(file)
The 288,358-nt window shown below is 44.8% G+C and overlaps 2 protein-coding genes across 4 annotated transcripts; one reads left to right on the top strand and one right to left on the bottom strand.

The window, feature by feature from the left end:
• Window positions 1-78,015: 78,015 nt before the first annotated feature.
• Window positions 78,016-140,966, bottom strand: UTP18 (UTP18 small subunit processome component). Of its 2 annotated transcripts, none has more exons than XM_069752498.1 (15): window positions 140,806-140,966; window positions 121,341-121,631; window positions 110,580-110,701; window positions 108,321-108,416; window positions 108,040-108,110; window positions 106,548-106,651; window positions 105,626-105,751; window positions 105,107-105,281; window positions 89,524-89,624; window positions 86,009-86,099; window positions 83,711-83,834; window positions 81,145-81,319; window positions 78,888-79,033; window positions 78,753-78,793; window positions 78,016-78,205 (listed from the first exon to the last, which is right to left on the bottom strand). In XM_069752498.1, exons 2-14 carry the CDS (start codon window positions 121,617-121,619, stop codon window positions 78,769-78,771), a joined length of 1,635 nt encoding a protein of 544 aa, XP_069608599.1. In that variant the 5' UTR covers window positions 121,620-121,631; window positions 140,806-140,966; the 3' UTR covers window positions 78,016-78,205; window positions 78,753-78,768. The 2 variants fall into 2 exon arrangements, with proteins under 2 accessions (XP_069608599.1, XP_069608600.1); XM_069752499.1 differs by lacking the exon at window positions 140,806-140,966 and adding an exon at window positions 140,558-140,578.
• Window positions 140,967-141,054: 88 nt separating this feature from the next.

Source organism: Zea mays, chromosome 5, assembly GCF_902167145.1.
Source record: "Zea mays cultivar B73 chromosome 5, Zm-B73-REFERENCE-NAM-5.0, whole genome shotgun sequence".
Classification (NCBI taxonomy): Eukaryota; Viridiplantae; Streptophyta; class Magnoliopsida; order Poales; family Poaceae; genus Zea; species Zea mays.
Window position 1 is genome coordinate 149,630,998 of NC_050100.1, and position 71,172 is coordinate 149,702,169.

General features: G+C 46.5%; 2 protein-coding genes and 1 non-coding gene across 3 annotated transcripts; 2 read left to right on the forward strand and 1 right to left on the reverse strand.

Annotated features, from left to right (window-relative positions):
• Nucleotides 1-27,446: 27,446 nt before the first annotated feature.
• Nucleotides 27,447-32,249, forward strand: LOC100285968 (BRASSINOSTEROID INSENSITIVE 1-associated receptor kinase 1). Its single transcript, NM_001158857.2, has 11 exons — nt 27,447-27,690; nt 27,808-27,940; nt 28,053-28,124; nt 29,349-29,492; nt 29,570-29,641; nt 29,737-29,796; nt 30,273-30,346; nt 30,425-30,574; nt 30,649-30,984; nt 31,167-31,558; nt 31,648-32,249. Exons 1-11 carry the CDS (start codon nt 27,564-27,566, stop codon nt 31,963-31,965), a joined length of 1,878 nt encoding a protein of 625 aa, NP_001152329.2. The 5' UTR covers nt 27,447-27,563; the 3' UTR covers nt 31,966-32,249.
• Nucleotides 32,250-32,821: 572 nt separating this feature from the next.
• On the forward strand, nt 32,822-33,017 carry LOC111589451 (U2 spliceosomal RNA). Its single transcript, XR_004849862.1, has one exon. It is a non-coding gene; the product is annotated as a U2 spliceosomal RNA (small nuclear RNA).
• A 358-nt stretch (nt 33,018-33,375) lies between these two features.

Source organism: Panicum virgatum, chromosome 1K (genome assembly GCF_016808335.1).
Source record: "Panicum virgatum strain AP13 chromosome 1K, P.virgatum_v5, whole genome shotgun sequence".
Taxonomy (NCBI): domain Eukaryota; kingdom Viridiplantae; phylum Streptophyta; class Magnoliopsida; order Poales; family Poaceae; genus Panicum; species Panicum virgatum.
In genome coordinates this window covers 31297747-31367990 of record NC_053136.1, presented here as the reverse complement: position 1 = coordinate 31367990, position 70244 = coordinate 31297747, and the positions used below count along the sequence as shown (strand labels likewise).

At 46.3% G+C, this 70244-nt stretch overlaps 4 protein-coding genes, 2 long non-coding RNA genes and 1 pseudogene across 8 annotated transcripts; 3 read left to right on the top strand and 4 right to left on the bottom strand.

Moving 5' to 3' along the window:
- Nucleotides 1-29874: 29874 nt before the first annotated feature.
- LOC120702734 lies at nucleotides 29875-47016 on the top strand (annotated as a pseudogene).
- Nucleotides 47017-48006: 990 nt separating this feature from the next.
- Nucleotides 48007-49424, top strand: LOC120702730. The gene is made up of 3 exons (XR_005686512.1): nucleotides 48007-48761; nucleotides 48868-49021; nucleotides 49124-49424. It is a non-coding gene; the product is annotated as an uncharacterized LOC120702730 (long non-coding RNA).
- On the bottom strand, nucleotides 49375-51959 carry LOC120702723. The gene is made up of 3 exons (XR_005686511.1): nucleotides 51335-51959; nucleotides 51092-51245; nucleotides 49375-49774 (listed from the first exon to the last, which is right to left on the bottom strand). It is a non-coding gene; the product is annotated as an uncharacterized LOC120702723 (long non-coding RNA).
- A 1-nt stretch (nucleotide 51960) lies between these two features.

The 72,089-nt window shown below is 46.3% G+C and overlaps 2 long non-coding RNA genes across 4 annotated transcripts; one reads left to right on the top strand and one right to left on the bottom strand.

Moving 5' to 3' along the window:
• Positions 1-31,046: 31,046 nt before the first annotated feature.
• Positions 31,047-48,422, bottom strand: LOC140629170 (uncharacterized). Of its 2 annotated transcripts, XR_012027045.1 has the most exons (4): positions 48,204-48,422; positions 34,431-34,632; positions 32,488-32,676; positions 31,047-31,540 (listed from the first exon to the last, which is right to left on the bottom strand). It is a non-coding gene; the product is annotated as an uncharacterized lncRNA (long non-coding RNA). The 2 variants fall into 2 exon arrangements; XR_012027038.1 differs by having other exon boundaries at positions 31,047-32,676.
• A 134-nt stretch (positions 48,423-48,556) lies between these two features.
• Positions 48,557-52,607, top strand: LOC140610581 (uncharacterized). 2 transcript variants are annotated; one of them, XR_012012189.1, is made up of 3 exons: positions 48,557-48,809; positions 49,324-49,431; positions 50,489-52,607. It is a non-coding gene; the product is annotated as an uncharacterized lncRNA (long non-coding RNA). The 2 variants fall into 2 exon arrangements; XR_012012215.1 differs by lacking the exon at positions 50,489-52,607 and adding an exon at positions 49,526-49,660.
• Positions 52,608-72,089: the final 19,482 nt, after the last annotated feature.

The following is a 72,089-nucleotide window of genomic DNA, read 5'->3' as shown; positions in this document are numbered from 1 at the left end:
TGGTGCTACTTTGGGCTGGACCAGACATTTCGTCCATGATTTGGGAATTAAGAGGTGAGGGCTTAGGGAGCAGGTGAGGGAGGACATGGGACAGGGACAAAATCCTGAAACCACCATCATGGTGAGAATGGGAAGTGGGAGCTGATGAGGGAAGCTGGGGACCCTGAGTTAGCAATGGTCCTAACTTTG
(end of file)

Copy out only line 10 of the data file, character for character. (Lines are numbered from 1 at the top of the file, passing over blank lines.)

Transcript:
General features: G+C 46.5%; 2 protein-coding genes and 1 non-coding gene across 3 annotated transcripts; 2 read left to right on the forward strand and 1 right to left on the reverse strand.